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https://www.duolingo.com/mwolfe11

New to Duolingo, any advise?

mwolfe11
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Hi All, I'm new to Duolingo just this week. Anyone have any advise that I should know moving forward?

Cheers, Matt

4 years ago

12 Comments


https://www.duolingo.com/jinhale

Make a daily habit of using Duolingo. At every time or at some cue do some lessons or translations, then when finished have a reward. Remind yourself constantly of all the benefits of learning another language. Finally, use some supplemental material like grammar eventually books and conversations with native speaks as soon as possible.

4 years ago

https://www.duolingo.com/TheBryce

Here is a guide showing lots of guides created by the community. https://www.duolingo.com/comment/1278938

4 years ago

https://www.duolingo.com/javax
javax
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Welcome to Duolingo! :D Just two things: Watch several videos on your target language, and don't forget to review your lessons constantly so you don't forget. Have fun and don't give up when you get to the difficult lessons! ;)

4 years ago

https://www.duolingo.com/Flavia-Anna

Hi, I'm new here now. I didn't understand how the store works... Can you or somebody tell me how it works? Thanks

4 years ago

https://www.duolingo.com/Usagiboy7
Usagiboy7
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Hi Flavia-Anna,

If you go to the Lingot Store and scroll down, you'll find an explanation for how lingots work. It's a bit hidden and can be easy to miss at first. ^_^

4 years ago

https://www.duolingo.com/Flavia-Anna

Hi Usagiboy! Thank you by the explanation! I didn't seen it the first day I iniciate the course. :)

4 years ago

https://www.duolingo.com/HUNTERGURL

First off, Welcome. Second, Just make it a habit....i enjoy doing it...make it like brushing your teeth.....something you need to do...and play around with it...You can get a lot of advise by ready and following discussions..become involved.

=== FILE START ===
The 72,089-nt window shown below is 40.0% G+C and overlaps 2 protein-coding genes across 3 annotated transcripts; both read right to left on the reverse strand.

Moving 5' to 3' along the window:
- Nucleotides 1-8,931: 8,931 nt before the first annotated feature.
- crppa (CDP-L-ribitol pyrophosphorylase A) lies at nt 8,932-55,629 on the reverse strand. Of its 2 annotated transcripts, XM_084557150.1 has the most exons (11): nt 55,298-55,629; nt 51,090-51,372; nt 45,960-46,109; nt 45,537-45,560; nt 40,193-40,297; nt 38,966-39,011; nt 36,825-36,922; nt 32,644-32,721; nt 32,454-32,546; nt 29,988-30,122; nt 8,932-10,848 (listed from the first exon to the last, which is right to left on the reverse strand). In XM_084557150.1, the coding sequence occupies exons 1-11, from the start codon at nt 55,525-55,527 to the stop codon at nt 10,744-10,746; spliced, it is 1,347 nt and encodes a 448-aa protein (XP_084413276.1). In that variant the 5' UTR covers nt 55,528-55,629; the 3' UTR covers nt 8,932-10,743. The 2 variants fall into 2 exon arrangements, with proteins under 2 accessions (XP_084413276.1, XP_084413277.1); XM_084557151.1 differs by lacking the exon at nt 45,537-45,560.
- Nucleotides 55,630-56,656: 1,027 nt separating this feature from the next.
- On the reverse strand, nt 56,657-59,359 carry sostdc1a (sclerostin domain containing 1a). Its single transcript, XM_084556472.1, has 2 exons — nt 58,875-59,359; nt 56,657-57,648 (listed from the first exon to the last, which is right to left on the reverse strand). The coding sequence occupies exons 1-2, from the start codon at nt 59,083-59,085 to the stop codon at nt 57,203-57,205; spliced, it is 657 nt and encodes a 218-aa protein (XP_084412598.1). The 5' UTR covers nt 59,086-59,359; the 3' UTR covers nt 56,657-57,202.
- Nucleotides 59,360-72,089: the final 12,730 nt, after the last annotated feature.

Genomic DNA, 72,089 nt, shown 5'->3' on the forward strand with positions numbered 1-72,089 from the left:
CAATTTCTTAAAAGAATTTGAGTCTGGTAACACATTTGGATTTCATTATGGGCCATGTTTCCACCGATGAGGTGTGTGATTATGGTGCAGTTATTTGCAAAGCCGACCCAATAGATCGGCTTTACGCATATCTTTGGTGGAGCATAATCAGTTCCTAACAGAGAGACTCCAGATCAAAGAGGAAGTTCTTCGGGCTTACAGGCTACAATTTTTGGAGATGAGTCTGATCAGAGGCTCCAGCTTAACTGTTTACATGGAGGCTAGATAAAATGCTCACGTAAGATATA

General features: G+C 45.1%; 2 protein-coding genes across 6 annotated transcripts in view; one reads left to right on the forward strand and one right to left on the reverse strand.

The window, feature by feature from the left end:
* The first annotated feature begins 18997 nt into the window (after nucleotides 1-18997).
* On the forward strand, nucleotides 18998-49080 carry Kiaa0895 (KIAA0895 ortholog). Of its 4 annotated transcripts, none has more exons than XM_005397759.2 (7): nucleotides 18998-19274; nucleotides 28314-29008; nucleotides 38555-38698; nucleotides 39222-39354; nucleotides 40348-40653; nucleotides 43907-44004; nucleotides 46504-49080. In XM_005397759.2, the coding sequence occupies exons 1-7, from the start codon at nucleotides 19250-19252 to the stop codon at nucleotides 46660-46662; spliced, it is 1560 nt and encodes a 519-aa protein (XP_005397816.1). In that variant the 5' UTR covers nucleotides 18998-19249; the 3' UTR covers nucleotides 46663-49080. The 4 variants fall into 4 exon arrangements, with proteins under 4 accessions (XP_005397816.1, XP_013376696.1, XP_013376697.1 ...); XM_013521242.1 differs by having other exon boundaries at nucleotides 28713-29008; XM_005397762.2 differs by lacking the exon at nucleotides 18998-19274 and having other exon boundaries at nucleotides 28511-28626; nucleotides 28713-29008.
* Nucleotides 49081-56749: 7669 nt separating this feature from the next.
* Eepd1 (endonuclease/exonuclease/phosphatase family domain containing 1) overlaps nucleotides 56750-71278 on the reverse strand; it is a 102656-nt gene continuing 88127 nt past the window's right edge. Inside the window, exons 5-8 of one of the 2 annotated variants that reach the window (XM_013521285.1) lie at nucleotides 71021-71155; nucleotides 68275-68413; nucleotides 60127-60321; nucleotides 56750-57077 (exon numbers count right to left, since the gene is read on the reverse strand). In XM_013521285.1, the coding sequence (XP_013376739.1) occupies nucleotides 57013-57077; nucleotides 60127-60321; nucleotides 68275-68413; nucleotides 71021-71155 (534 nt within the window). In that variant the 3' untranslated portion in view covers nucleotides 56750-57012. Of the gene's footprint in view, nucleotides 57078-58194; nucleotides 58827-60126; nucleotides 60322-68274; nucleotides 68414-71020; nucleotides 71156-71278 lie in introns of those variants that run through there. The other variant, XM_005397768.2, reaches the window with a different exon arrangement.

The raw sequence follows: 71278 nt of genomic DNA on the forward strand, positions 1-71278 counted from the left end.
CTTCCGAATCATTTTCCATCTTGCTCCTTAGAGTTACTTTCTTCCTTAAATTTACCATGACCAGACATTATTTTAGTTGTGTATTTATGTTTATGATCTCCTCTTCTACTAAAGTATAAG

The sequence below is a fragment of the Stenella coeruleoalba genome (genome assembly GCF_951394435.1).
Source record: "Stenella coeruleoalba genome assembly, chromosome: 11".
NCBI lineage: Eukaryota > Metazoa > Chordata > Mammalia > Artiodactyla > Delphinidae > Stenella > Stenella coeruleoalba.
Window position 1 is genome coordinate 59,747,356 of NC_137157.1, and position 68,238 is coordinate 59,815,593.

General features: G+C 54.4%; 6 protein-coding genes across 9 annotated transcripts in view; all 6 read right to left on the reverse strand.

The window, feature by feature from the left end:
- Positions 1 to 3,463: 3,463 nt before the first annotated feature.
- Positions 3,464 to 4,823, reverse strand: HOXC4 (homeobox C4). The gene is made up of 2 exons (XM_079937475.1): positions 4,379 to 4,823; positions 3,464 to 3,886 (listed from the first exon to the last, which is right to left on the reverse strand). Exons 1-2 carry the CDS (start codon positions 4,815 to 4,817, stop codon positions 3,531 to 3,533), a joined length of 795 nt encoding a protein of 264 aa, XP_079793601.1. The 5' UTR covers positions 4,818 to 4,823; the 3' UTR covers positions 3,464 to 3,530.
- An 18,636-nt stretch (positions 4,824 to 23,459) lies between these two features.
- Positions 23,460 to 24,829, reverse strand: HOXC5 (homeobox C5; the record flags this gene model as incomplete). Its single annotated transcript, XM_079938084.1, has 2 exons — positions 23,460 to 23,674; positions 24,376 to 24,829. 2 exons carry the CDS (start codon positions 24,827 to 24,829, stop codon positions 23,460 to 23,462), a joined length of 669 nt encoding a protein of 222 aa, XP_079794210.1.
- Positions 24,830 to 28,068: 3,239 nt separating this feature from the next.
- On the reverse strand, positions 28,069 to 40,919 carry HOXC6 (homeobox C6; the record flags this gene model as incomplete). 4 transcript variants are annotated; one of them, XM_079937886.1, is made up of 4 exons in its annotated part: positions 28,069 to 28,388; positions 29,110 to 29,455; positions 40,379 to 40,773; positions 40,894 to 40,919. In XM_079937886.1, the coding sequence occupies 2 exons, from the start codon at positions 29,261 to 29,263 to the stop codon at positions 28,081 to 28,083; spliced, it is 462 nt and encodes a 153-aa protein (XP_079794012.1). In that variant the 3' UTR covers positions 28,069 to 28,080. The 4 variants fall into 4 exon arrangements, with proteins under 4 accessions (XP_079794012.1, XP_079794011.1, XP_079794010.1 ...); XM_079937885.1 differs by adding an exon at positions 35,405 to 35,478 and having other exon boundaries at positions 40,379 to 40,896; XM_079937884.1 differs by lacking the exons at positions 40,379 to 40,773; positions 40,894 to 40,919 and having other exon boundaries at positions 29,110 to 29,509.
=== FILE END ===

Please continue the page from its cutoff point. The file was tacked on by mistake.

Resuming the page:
4 years ago

https://www.duolingo.com/HUNTERGURL

And get people to like you....you'll get a lot of follows....

4 years ago

https://www.duolingo.com/HUNTERGURL

The more famous you are the more people will help you...

4 years ago

https://www.duolingo.com/KSmitch
KSmitch
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I swear by grammar books. At the moment Duo doesn't have much to offer in the way of understanding grammar, so you'll want to adapt to that with external resources. Progressing through Duo is also much easier when you do a bit of reading ahead. For the topics that you don't quite understand as easily... review a lot and have even more patience.

4 years ago

https://www.duolingo.com/Usagiboy7
Usagiboy7
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Make up the silliest, most absurd sentences you can think of!!! Bwahahahaha!!! (if you can gesture wildly, that helps too. Trust me, I've tested this out on my students and it turned out to be one of the most effective learning strategies.)

Find something you love to do that is available in that language (like consuming different kinds of media or finding a conversation partner or if you have the $$ going on a trip). I personally like to read fanfiction, and www.fanfiction.net has a language filter, so I can see a list of only those fanfics that have been written in Spanish. (They have a huge list of language filters, French is on there.) I also use a Chrome extension called ReadLang, which is super spiffy. I can import articles to my ReadLang library and it will tell me the difficulty level (like, A1 or C3, etc.). When I click a word it suggests a translation, and I can highlight a phrase up to 8 words! Next, it takes the words and phrases that I've highlighted and automatically creates flashcards for me to review. It's one of my favorite learning tools, actually. :D

Set yourself a minimum, very ordinarily achievable goal. For me, that is maintaining my streak (for others, it might be different.) So, unless an emergency comes up that lasts more than 24 hours, I know I will at least practice some Spanish everyday or my streak freeze will go off to save my toes! (I've managed internet connection everyday so far phew wipes forehead)

Also, since I had no idea was past perfect etc. was, I have set about by first looking up what they mean for my native language (English), and then looking up what it means for my target language (Spanish) (sometimes, there are differences. But starting with the English explanation makes it feel more approachable and less overwhelming).

Have reasonable expectations. I expect that I will be studying Spanish on Duolingo for at least the next 2 years (I'll continue practicing Spanish after that, of course, but I'm not expecting to learn it in 5 months or a year that is for sure!) Learning a language takes most people time (unless you are like my friend who can learn the basics in a few hours and be fluent in a couple of months! So jealous!! xD)

And of course, you can check out this link that will help you learn how to navigate Duolingo and it's features and answer a ton of questions you might have: http://www.duolingo.com/comment/1278938

Also, here is the Duolingo Wiki, it is still under construction but it's a great link to have,and soon all of the guides will be translated into multiple languages and stored here as well! http://duolingo.wikia.com/wiki/Duolingo_Wiki#Getting_Help

Good luck with your studies! ^_^

4 years ago